What are the key messages?

Click the images below to download the factsheets

Renewables can deliver energy security in the EU

The 2021 gas crisis exposed vulnerabilities in the EU’s energy security due to dependence on fossil fuels. Disruptions and shifting global gas flows caused a supply and demand bottleneck, raising consumer prices despite stable production costs. The EU responded with the Fit for 55 package, and investment surged in solar and wind power, reducing reliance on fossil fuels. With economies of scale making renewable electricity generation and storage more affordable, it is becoming clear that renewables can offer both energy security and affordability.

However, strong policy leadership and continued investment in clean technologies are necessary to manage the transition and knock down remaining barriers: streamlining permitting, expanding the grid, and securing a sustainable supply chain for critical materials are all essential.

The EU must commit to phasing-down fossil fuels

Limiting global warming requires a significant reduction in fossil fuels. The EU has set ambitious demand reduction targets and adopted polices to decarbonise key sectors (power, industry, transport, buildings). However, it still drives new gas production and infrastructure, sending mixed signals and ultimately impeding the phase-down of fossil fuels.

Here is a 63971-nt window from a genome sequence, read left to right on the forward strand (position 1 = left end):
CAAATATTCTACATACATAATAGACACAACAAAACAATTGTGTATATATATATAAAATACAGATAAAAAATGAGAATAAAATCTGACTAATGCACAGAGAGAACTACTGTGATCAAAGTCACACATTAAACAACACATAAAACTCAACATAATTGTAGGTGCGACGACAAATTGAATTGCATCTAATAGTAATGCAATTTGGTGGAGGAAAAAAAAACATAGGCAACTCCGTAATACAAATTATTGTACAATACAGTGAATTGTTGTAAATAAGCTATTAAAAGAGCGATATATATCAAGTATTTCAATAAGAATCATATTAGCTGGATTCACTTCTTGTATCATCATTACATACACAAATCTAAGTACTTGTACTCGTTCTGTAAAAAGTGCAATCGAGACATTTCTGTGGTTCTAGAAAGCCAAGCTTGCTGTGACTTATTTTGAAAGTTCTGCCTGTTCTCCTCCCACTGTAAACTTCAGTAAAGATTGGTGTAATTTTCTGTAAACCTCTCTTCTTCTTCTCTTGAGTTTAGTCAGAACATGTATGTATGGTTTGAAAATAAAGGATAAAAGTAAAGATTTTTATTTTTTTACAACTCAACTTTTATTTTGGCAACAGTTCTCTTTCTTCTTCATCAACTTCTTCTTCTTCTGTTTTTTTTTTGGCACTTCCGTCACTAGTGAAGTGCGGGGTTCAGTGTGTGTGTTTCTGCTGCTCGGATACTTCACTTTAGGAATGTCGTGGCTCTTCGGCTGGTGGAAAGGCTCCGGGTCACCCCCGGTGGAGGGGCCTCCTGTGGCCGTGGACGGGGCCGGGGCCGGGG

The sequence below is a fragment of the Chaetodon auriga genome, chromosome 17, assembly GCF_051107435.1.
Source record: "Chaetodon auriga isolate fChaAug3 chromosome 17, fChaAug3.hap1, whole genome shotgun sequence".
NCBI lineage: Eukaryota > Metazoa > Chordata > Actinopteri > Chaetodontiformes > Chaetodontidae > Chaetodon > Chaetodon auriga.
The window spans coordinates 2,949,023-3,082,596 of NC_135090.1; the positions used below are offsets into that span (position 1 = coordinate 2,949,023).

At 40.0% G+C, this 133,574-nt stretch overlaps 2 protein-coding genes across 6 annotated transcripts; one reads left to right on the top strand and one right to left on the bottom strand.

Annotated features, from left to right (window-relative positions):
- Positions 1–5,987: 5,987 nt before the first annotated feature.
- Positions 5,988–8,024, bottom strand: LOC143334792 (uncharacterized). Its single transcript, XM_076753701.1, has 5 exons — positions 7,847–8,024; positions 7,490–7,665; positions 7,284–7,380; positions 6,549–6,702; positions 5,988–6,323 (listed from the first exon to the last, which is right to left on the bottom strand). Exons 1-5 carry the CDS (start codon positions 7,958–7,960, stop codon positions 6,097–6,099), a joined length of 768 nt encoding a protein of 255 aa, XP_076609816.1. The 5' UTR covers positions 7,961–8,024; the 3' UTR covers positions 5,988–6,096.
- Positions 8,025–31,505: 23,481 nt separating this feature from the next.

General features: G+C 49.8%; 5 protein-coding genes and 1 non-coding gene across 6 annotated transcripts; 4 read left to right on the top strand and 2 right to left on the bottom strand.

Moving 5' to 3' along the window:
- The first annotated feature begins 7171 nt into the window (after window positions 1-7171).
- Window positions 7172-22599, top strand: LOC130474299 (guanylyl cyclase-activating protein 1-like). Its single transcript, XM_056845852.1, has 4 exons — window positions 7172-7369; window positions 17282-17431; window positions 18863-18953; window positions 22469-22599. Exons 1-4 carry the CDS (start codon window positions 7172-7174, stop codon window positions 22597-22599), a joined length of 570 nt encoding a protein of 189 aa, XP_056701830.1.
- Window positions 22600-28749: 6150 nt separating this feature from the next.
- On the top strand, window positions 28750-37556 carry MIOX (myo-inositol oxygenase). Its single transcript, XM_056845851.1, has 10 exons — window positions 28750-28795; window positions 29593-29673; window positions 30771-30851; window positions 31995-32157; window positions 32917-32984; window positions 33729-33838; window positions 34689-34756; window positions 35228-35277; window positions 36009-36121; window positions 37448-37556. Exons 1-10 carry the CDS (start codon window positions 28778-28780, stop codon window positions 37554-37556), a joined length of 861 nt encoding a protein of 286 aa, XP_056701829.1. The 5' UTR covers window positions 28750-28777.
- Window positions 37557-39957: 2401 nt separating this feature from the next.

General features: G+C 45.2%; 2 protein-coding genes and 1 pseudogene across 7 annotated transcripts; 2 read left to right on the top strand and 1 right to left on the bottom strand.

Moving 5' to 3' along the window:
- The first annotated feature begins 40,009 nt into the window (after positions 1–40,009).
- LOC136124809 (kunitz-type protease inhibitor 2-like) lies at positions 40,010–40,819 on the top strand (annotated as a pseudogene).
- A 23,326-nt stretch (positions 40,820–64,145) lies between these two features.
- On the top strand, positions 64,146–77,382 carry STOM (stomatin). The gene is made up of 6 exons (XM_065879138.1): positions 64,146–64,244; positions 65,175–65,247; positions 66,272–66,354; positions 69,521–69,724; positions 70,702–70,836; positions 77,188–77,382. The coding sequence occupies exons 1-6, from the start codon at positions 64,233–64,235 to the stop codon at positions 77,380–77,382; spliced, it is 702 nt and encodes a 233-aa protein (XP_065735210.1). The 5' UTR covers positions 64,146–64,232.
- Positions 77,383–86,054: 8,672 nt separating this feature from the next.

The EU should commit to a stricter fossil fuel timeline and stop supporting new exploration and production. Existing infrastructure needs a clear plan of action to be repurposed for low-carbon uses. Regulations like bans on fossil fuel boilers and carbon border adjustments can incentivize lower-carbon options. Investments are needed in robust grids, clean energy infrastructure, and carbon capture and storage.

Scaling-up CCUS in the EU is necessary and urgent

CCUS remains a widely contested issue in the EU, but this debate risks distraction: while CCUS will not be a substitute for significant reductions in fossil fuel use, it will be a vital but limited part of the transition to net-zero. With the release of the , the EU is poised to accelerate investment in CCUS and associated infrastructure. Robust and solid policy support to the industry is required to ensure that CCUS solutions get off the ground in time to achieve 2030, 2040, and 2050 targets.

Strong policy can catalyse transition finance in the EU

Low-carbon finance in the EU must nearly to achieve the bloc’s climate targets. Private investment can fund most of the transition, but well-designed policies are needed. The EU’s long-term climate roadmaps, carbon pricing, and streamlining permitting procedures all play a role in attracting private capital. But confidence in EU’s commitment to low-carbon technologies is waning due to policy delays and weakening initiatives.

Timely and consistent policymaking, de-risking investment, and coordination and simplification of public funding can unlock waves of investment and attract private capital. The EU should step up to its major role in global climate finance, and push for higher international ambition.